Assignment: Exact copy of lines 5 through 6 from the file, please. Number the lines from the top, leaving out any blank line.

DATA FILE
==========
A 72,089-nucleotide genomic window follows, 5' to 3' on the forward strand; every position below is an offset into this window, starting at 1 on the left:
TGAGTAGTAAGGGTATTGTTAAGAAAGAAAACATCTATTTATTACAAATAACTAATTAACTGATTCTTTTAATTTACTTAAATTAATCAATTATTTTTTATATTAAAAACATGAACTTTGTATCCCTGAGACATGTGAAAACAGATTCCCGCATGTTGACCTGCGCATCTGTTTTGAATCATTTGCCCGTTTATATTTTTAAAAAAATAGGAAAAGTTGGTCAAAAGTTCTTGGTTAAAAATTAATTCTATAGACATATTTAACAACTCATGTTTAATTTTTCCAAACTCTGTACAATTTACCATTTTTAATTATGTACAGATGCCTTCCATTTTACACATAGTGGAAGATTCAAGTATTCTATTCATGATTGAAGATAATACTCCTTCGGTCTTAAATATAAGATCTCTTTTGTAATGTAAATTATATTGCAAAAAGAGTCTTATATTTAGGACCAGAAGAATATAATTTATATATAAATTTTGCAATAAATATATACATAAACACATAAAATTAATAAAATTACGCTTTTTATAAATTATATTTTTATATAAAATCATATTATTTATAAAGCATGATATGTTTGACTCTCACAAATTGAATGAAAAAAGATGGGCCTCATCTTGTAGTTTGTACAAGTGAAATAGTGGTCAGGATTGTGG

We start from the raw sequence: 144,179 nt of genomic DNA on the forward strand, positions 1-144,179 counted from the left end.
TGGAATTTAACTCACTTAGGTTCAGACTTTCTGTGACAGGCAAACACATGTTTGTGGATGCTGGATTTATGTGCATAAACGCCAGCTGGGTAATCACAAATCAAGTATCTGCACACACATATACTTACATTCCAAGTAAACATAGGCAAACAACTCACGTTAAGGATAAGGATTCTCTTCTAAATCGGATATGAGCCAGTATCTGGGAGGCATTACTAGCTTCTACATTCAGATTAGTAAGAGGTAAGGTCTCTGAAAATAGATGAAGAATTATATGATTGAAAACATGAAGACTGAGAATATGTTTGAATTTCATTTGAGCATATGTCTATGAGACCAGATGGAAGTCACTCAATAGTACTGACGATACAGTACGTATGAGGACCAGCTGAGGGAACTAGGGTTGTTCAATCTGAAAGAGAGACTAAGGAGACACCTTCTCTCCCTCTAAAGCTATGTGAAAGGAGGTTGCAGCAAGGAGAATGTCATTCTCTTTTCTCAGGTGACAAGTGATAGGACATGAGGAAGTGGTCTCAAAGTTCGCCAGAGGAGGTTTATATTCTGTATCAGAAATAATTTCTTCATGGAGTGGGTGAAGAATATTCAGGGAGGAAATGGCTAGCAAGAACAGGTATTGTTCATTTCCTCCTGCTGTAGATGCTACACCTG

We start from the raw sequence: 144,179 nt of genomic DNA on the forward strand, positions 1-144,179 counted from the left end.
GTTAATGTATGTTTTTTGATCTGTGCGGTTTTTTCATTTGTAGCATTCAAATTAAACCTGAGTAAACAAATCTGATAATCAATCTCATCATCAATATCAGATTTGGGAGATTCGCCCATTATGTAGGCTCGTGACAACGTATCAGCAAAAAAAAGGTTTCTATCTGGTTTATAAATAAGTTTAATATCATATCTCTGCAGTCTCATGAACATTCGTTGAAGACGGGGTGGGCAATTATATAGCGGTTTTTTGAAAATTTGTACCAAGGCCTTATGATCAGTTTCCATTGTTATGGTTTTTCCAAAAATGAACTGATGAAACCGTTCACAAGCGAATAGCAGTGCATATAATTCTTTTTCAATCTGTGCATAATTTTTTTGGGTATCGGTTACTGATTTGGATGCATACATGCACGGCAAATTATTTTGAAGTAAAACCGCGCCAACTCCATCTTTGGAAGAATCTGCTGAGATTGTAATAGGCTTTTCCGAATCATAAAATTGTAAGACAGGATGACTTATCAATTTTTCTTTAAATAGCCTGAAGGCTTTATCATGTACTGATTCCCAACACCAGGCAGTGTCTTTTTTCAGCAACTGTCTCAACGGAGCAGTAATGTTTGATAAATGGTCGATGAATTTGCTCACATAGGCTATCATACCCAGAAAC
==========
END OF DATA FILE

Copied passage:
We start from the raw sequence: 144,179 nt of genomic DNA on the forward strand, positions 1-144,179 counted from the left end.
GTTAATGTATGTTTTTTGATCTGTGCGGTTTTTTCATTTGTAGCATTCAAATTAAACCTGAGTAAACAAATCTGATAATCAATCTCATCATCAATATCAGATTTGGGAGATTCGCCCATTATGTAGGCTCGTGACAACGTATCAGCAAAAAAAAGGTTTCTATCTGGTTTATAAATAAGTTTAATATCATATCTCTGCAGTCTCATGAACATTCGTTGAAGACGGGGTGGGCAATTATATAGCGGTTTTTTGAAAATTTGTACCAAGGCCTTATGATCAGTTTCCATTGTTATGGTTTTTCCAAAAATGAACTGATGAAACCGTTCACAAGCGAATAGCAGTGCATATAATTCTTTTTCAATCTGTGCATAATTTTTTTGGGTATCGGTTACTGATTTGGATGCATACATGCACGGCAAATTATTTTGAAGTAAAACCGCGCCAACTCCATCTTTGGAAGAATCTGCTGAGATTGTAATAGGCTTTTCCGAATCATAAAATTGTAAGACAGGATGACTTATCAATTTTTCTTTAAATAGCCTGAAGGCTTTATCATGTACTGATTCCCAACACCAGGCAGTGTCTTTTTTCAGCAACTGTCTCAACGGAGCAGTAATGTTTGATAAATGGTCGATGAATTTGCTCACATAGGCTATCATACCCAGAAAC